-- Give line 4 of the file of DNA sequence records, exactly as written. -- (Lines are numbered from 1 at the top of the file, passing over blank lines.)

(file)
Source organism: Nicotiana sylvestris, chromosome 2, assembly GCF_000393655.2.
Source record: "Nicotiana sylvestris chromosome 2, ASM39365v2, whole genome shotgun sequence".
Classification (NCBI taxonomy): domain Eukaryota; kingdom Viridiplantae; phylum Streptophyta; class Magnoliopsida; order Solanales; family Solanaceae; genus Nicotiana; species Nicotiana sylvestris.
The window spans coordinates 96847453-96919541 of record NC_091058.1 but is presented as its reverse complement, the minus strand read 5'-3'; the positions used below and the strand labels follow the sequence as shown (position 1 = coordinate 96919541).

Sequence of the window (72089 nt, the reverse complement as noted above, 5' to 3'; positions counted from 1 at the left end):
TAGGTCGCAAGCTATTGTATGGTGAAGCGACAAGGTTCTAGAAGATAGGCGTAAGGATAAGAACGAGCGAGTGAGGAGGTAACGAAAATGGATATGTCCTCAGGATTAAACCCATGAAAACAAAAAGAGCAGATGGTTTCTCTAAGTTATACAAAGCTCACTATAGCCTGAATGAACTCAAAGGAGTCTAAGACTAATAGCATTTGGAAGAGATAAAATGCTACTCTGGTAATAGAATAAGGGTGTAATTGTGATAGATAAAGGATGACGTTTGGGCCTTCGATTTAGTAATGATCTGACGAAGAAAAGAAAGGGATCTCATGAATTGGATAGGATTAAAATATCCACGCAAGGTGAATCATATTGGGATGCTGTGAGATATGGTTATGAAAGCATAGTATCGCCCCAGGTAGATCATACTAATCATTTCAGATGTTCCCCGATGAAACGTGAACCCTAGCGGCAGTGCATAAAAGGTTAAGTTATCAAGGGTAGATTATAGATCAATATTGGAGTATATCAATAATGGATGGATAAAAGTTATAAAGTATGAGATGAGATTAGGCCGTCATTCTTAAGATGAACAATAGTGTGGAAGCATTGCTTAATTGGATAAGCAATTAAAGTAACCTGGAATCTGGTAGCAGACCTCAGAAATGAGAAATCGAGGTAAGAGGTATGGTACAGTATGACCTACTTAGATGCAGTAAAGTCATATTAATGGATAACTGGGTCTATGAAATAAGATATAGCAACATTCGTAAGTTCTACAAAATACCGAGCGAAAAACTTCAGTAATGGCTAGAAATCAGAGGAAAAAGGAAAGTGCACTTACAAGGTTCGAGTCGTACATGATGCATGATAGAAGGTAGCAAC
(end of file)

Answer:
The window spans coordinates 96847453-96919541 of record NC_091058.1 but is presented as its reverse complement, the minus strand read 5'-3'; the positions used below and the strand labels follow the sequence as shown (position 1 = coordinate 96919541).